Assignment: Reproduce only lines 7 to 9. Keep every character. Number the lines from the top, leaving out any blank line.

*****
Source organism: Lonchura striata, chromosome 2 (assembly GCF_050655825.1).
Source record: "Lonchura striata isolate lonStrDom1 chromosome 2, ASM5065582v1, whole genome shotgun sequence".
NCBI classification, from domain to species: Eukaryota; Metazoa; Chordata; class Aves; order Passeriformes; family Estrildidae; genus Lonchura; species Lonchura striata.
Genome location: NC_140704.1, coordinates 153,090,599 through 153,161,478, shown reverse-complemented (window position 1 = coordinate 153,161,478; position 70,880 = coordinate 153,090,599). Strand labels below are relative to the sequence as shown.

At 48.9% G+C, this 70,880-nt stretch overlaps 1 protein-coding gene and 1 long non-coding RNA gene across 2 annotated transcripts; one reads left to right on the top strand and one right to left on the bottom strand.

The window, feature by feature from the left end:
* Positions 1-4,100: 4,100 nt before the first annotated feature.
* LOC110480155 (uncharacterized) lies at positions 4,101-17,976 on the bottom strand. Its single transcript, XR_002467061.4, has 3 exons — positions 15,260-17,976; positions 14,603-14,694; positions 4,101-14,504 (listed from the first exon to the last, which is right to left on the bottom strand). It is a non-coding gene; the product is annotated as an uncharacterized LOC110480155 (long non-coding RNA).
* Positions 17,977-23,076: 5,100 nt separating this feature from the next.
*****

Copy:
* Positions 1-4,100: 4,100 nt before the first annotated feature.
* LOC110480155 (uncharacterized) lies at positions 4,101-17,976 on the bottom strand. Its single transcript, XR_002467061.4, has 3 exons — positions 15,260-17,976; positions 14,603-14,694; positions 4,101-14,504 (listed from the first exon to the last, which is right to left on the bottom strand). It is a non-coding gene; the product is annotated as an uncharacterized LOC110480155 (long non-coding RNA).
* Positions 17,977-23,076: 5,100 nt separating this feature from the next.